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The Hindu Newspaper Analysis 12 June 2023

The Hindu Newspaper Analysis for UPSC

The Hindu Newspaper Analysis 10 June 2023

  • A deep depression over the southeast Arabian Sea intensified into a cyclonic storm ‘Biparjoy’, said the India Meteorological Department (IMD).
  • The name ‘Biparjoy’ was given by Bangladesh. It means ‘calamity’ or ‘disaster’. Reportedly, the name was adopted by World Meteorological Organisation (WMO) countries in 2020.
  • Tropical cyclones typically form over large bodies of relatively warm water. Warm water > Evaporation > Rising up of air > Low Pressure area.

 The Hindu Editorial Today

  • Depending on its location and strength, a tropical cyclone is referred to by different names:
  • Cyclones in the Indian Ocean
  • Hurricanes in the Atlantic
  • Typhoons in the Western Pacific and the South China Sea
  • Willy-willies in Western Australia
  • Conditions favorable for the formation
  • Large sea surface with temperature higher than 27° C;
  • Presence of the Coriolis force;
  • Small variations in the vertical wind speed;
  • pre-existing weak low-pressure area or low-level-cyclonic circulation
  • Naming Of Cyclones
  • Adopting names for cyclones makes it easier for people to remember, as opposed to numbers and technical terms.
  • Cyclones that form in every ocean basin across the world are named by the regional specialized meteorological centers (RSMCs) and Tropical Cyclone Warning Centres (TCWCs).
  • There are six RSMCs in the world, including the India Meteorological Department (IMD), and five TCWCs.
  • The IMD is mandated to naming of cyclones as well as issuing advisories to 13 countries in the region on the development of cyclones and storms, namely Bangladesh, India, Maldives, Myanmar, Oman, Pakistan, Sri Lanka, Thailand, Iran, Qatar, Saudi Arabia, United Arab Emirates and Yemen.

  • The ethnic divide and violence seems to suggest that little has changed in the northeast, notwithstanding the many developments in place.
  • An additional dimension in the northeast is the presence of ethnic sub-nationalism and identity politics in an aggravated form. Ethnic allegiance had oftentimes been in conflict with mainstream nationalism or vice-versa previously, but it was hoped that such tensions had subsided.

  • Understanding cultural factors are critical, specially in times of conflict.
  • The impression that Delhi is neutral in any conflict, and is only on the side of justice has to be properly communicated.

  • To unlock the full potential of India’s future, we have to prioritise the health and nutrition of its adolescent girls. Adolescence is a pivotal period of cognitive development and, therefore, improving access to nutrition during this “second window of opportunity of growth” compensates for any nutrient deficiencies acquired during early developmental stages in the girl child.
  • Furthermore, adolescent health is a significant indicator of women’s labour force participation in India in the long term, as better nutrition improves every young girl’s prospect to participate in productive activities.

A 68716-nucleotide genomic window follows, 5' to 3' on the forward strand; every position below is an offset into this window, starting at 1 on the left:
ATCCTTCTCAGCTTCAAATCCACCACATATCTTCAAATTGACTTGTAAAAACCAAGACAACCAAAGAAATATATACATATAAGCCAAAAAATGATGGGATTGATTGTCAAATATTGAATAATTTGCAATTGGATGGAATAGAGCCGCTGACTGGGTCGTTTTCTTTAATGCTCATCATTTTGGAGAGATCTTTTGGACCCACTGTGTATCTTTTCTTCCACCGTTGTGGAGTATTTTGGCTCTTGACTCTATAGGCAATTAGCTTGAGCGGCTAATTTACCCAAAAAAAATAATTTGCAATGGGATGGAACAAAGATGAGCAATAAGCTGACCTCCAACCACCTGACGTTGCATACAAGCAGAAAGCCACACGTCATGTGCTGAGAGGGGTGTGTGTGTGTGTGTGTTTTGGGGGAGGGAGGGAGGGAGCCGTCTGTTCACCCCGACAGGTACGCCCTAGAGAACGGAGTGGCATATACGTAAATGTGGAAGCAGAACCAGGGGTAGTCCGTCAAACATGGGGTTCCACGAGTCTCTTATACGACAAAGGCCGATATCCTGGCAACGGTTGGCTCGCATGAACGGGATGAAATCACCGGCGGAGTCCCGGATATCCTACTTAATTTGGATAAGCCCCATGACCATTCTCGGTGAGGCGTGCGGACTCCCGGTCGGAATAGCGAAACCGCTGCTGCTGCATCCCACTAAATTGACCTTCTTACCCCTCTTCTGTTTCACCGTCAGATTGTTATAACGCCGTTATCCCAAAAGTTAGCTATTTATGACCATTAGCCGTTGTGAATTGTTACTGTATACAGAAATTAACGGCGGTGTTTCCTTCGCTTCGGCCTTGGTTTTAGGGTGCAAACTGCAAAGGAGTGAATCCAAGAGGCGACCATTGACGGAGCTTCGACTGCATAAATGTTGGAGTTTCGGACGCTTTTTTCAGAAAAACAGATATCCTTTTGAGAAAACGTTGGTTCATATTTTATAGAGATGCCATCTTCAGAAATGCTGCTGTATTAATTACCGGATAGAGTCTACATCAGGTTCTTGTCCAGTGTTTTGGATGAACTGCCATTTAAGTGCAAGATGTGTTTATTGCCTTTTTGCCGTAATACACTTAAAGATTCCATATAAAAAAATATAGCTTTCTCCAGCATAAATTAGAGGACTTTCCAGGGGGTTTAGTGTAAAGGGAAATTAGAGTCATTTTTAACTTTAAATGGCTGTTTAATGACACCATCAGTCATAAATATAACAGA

• Adolescent girls are particularly vulnerable to undernutrition and anaemia due to the onset of menstruation. The findings of the National Family Health Survey-5 (2019-21) confirm these concerns, as a staggering 59.1% of adolescent girls were found to be anaemic. With the NFHS-4 numbers also having reported over 41.9% of school-going girls as underweight, the numbers showcase a worrying trend.
  • Anaemic Condition:
  • It is a condition in which the number of red blood cells or their oxygen-carrying capacity is insufficient to meet physiologic needs, which vary by age, sex, altitude, smoking, and pregnancy status.
  • Causes:
  • Iron deficiency is the most common cause of anaemia, although other conditions, such as folate, vitamin B12 and vitamin A deficiencies, chronic inflammation, parasitic infections, and inherited disorders can all cause anaemia.
  • In its severe form, it is associated with fatigue, weakness, dizziness and drowsiness. Pregnant women and children are particularly vulnerable.

  • Recently issues have arisen in various States between Chief Ministers and Governors, with regard to the passing of Bills. Chief Ministers feel that Governors have not acted for an unduly long period of time on Bills presented for their assent.
  • The Legislature of a State comprises the Governor and the Legislative Assembly (if the State has one House) and a Legislative Council (if the State has two Houses).
  • The Governor has little autonomy in his functioning — it is a settled legal position that he can act only on the “advice” of his Council of Ministers, with the Chief Minister as the head of the Council.
  • The intention of the framers of the Constitution was for the President or Governor to act only on the advice of the Council of Ministers. Actual governance of the country/State is by the Prime Minister or the Chief Minister as the case maybe.
  • In Shamsher Singh v State of Punjab (1974), the Supreme Court held that a President or a Governor can exercise their discretion independent of their Ministers only where the Constitution expressly permits them to do so.
  • Article 200 states that when the Governor is presented with a Bill, he can either give his assent or withhold it or return the Bill with certain suggestions.
  • The procedure to be followed when presidential assent for such a Bill is required is set out in Article 201 of the Constitution.
  • Though the Constitution prescribes no express time limit, the first proviso does mention that the Governor ought to either give his assent or send the Bill back to the House as soon as possible

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